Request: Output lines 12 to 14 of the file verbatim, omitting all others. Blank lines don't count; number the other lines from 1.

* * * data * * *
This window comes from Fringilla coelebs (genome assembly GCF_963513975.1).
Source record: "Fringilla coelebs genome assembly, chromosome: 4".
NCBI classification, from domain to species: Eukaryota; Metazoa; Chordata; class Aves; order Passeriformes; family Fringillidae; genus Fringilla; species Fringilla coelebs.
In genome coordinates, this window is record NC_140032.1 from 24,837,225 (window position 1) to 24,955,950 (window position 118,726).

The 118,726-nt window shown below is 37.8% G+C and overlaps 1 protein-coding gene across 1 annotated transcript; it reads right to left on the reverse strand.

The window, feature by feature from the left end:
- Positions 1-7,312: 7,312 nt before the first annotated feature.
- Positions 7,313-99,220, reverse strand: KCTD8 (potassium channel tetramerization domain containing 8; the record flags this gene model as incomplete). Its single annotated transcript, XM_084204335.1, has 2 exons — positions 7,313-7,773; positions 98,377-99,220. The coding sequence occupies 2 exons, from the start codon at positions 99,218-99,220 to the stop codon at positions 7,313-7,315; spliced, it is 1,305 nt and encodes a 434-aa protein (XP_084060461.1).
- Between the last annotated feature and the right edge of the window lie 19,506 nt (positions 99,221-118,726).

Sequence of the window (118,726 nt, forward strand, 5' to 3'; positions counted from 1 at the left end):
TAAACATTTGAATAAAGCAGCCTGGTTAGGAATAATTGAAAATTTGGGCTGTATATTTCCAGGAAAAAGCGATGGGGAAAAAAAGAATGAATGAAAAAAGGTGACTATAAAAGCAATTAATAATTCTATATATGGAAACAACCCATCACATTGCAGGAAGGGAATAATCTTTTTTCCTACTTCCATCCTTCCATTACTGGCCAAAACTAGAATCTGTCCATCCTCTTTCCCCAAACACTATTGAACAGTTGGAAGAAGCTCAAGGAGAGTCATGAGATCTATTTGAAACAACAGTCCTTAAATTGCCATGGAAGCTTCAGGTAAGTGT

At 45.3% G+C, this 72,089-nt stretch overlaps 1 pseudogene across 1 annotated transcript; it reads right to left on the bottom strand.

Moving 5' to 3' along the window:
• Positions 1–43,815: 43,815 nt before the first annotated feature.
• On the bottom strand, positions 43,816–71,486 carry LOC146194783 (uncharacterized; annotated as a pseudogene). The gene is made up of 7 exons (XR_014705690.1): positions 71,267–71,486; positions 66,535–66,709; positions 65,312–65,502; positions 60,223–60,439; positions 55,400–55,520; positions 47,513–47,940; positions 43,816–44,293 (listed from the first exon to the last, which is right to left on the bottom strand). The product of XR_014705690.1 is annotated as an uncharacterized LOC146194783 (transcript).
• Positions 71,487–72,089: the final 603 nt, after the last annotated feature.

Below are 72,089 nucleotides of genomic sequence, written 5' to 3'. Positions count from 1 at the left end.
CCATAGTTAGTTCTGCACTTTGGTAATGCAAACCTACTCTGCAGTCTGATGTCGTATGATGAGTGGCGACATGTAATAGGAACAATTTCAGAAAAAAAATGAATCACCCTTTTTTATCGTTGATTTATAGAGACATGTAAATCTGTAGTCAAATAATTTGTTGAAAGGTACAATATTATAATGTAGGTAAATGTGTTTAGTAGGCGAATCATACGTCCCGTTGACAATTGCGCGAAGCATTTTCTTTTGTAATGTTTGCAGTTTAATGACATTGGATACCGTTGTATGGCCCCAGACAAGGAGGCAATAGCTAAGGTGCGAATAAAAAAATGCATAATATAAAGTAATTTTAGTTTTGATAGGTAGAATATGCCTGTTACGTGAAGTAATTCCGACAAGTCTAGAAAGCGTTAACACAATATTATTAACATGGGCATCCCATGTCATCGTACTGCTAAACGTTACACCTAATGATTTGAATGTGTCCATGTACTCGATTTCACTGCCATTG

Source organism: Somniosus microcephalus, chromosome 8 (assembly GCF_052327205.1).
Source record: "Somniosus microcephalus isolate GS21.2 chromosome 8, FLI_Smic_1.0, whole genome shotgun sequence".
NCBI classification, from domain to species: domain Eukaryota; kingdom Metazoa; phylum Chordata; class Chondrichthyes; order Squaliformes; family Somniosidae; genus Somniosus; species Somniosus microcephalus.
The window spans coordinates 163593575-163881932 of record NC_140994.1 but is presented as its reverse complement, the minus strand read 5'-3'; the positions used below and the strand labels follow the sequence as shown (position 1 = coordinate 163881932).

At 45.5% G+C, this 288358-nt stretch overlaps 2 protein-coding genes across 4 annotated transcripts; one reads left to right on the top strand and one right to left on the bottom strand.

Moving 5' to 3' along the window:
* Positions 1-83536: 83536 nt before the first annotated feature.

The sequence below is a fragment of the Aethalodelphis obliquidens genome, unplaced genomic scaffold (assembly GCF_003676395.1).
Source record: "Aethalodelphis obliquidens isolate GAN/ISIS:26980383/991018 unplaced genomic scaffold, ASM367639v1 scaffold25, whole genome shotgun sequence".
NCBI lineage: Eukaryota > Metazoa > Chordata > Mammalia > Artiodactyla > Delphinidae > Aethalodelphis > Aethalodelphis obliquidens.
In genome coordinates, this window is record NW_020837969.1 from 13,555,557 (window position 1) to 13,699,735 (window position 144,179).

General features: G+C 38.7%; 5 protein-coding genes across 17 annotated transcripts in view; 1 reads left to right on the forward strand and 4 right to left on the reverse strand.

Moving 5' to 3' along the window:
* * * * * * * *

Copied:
At 45.3% G+C, this 72,089-nt stretch overlaps 1 pseudogene across 1 annotated transcript; it reads right to left on the bottom strand.

Moving 5' to 3' along the window:
• Positions 1–43,815: 43,815 nt before the first annotated feature.